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Voting rights: Attorney General Garland pledges to fight GOP efforts to restrict access to voting

In a speech on Friday, Garland described a number of steps the Justice Department will take to protect the right to vote of every citizen and, within the next 30 days, said the department will double the number of employees at the civil rights division “enforcement personnel to protect the right to vote.”

“There are many things that are open for debate in America. But the right of all eligible citizens to vote is not one of them. The right to vote is the cornerstone of our democracy, the right from which all of them derive. other rights ultimately, “Garland told a prosecutors room inside the Great Justice Department room.

The justice ministry, he said, will review new restrictive election laws across the country and take action against any “violations.”

Garland said that since 2013, when the Supreme Court ruled that parts of the 1965 Voting Rights Act were no longer valid, “there has been a dramatic increase in legislative efforts that will make it harder for millions of citizens to vote that counts. “

This year alone, 14 states passed controversial voting rights laws “and some jurisdictions, based on misinformation, have used anomalous post-election audit methodologies that can jeopardize the integrity of the voting process and undermine public confidence in our democracy, ”Garland mentioned.

In increasing the staff in the Civil Rights Division, Garland said, “We will use all existing provisions of the Voting Rights Act, the National Voter Registration Act, the Help America Vote Act and the National Voter Registration Act. Uniformed Absentee Voting Act and Abroad to ensure that we protect every qualified American seeking to participate in our democracy. “

Garland underscored his commitment to protecting black voters and other voters of color, and said the department will “review current laws and practices” to determine whether black voters and other voters of color have been discriminated against, including understood with respect to time Black voters and other voters of color wait in the voting lines compared to white voters.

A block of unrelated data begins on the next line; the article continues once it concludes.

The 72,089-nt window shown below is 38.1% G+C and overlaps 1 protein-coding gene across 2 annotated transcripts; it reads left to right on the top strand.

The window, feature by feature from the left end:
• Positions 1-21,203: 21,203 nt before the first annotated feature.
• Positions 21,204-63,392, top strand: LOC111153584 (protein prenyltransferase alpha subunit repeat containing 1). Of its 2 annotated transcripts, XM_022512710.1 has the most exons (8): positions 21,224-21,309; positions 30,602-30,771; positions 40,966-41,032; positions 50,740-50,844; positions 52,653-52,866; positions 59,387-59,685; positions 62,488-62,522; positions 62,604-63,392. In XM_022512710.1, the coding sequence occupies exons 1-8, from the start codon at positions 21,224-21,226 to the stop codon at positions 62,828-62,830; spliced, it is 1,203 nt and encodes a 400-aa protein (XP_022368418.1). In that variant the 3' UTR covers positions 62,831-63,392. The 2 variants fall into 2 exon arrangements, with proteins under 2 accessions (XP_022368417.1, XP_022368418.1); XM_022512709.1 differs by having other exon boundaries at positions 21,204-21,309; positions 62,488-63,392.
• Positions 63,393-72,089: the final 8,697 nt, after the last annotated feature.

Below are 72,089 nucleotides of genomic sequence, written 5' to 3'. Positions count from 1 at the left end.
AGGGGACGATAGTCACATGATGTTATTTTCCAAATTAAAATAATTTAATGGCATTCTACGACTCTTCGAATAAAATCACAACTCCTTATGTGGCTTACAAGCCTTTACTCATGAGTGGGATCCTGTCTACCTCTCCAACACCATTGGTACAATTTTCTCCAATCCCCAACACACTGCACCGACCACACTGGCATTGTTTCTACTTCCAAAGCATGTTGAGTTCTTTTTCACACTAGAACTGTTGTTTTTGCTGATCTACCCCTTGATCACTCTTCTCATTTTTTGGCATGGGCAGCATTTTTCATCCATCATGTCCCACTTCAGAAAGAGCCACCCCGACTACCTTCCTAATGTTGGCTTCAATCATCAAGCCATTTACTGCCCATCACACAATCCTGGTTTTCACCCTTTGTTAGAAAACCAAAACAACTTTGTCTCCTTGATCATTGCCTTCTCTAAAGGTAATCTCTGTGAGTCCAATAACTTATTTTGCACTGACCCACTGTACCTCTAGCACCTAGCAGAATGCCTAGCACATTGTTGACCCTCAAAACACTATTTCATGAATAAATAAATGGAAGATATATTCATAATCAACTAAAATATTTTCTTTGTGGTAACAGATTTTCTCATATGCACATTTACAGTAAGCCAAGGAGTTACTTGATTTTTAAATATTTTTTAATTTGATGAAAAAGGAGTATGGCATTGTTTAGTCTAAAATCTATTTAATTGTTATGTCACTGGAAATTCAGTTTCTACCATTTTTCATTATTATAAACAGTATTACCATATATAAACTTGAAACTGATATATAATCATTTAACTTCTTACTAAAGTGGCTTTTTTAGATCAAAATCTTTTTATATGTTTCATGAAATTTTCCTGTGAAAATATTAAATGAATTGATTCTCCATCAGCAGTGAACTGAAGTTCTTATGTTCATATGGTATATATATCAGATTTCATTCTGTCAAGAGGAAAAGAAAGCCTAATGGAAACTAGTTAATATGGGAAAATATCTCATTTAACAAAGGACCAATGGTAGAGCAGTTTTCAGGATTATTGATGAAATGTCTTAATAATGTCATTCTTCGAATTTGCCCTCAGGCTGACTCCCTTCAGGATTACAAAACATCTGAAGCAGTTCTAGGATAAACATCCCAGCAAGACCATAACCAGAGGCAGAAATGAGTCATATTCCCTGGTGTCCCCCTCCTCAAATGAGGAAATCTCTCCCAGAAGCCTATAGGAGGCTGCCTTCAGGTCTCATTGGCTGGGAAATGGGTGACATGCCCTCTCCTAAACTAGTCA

The department will issue “guidelines for advance and postal voting,” Garland said, and “voting protections that apply to all jurisdictions when they redraw their legislative maps,” as states begin the process. redistribution process before 2022. midterm elections, Garland said.

While he said the Justice Department does not wait for legislation, Garland reaffirmed the Biden administration’s vision for passing S1, called the For the People Act, as well as the advancement of John Lewis’s voting rights.

According to Garland, the For the People Act, the Democrat-backed voting rights bill “would give the ministry the tools it needs” to preserve voting rights.

Although Senate Majority Leader Chuck Schumer has said he plans to present the bill to the prosecution the week of June 21, the legislation is expected to fall short of the 60 votes needed to pass because it does not currently has no Republican support.

NAACP Chairman Derrick Johnson said the new tone set by the Biden administration was encouraging, but “it’s a race against time and against those working to suppress our votes.”

It’s unclear when the Justice Department will file a lawsuit based on its new efforts.

Electoral law expert Rick Hasen of the University of California-Irvine tweeted that there was not “much concrete action” in Garland’s speech. “But let’s see what the DOJ actually puts down in the coming months — this is the real test.”

This story has been updated with additional details.

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